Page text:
One third of Maharashtra govt ambulances trips involved a pregnant woman
There were as many as 17,000 cases of childbirth in an ambulance or performed by the staff on the spot, according to data from Maharashtra Emergency Medical Servicesmumbai Updated: Feb 09, 2018 15:43 IST
One out of three trips made by Maharashtra government’s ambulance service is to ferry pregnant women to the hospital.
Officials said there has been a four-fold increase in the use of ambulance services to transport pregnant women with medical complications to hospitals since 2014, which may have brought down maternal mortality rates.
Statistics by the Maharashtra Emergency Medical Services (MEMS) revealed that the number of pregnancy-related emergencies attended by them increased from 59,300 in 2014 to 2,26,765 in 2017.
There were as many as 17,000 cases of childbirth in an ambulance or performed by the staff on the spot, according to the data.
Run by the state public health department, the MEMS ambulance provides free transportation and medical access across the state. The service can be used by calling the toll-free number 108. “The service has helped bring more than 19,500 babies into this world,” said Hanmantrao Gaikwad, chairman and managing director, BVG India Ltd, which operates the ambulances.
“Our team of more than 5,000 staff, including paramedics and doctors, are trained to conduct deliveries in most emergency situations, and are equipped with disposable face masks, plastic aprons and head caps, cord lamps, surgical blades, delivery sheets, sterile gloves, mucus suckers and baby wraps,” he said.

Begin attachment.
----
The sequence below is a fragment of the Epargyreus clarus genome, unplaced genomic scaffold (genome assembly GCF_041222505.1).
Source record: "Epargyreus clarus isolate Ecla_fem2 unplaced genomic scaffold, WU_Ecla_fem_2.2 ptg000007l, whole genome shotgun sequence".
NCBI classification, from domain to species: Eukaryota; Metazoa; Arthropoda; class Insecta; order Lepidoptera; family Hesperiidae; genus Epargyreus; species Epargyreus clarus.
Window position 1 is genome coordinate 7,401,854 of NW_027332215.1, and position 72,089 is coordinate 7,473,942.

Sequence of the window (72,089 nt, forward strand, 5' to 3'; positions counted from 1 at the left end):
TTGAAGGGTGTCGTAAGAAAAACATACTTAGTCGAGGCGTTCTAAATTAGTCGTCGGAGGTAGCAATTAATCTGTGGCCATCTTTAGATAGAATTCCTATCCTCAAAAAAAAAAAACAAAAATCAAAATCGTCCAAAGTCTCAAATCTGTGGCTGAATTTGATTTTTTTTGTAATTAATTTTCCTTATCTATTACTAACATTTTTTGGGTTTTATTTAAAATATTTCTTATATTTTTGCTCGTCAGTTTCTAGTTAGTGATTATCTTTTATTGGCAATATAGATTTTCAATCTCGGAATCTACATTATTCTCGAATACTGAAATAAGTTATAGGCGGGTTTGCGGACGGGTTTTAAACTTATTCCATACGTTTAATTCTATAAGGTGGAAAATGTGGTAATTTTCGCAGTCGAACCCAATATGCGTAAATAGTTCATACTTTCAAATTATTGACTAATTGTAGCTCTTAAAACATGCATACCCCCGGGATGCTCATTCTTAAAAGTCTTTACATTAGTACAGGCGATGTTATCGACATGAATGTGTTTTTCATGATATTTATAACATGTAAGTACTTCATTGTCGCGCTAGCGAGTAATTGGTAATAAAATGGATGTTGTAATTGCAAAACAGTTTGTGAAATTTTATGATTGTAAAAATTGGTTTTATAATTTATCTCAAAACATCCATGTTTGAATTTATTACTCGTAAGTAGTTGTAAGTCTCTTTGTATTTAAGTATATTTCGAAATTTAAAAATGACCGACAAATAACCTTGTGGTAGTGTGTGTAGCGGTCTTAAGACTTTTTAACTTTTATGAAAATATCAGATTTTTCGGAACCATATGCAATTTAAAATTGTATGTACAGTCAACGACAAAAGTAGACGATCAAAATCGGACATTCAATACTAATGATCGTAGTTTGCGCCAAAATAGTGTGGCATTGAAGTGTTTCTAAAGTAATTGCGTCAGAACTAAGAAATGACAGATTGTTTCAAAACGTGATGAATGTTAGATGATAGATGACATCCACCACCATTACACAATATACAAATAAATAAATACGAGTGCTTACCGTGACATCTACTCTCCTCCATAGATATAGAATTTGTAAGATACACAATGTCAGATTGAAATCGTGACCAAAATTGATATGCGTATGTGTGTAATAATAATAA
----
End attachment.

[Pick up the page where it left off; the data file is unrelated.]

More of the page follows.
The highest number of pregnancy-related emergencies has been recorded in Pune (49,311), followed by Solapur (30,361), Nagpur (24,948) and Mumbai (14,439) since 2014. Statistics also showed that most emergencies were reported between 8am and 12pm (1,33,286), 8pm and 12am (1,15,912) and 12pm and 4pm (1,11,851).
Dr YS Nandanwar, former head of gynaecology at Sion hospital, which conducts around 12,000 deliveries a year, said a woman in a pregnancy-related medical emergency loses more than 1.5 litres of blood an hour, and therefore ambulances play an integral role in reducing the maternal mortality and morbidity.
“As against regular ambulance services that may or may not have medical resources or expertise to handle such emergencies, MEMS staff have successfully stabilised patients with high blood pressure or acute labour pain effectively before reaching the hospitals. A few years ago, when the service was introduced, we had created designated referral hospitals for ambulances from certain areas as a result of which the drivers knew the fastest routes to reach these hospitals, further reducing the transportation period,” said Nandanwar.
He said while scientifically there is no specific time frame for a pregnancy-related emergency, they have observed that most of them take place during the latter part of the day. “This could be because of the free hours of working women and also based on a woman’s threshold to hold back labour pain until their kin return from work. But there is no specific biological reason,” said Nandanwar.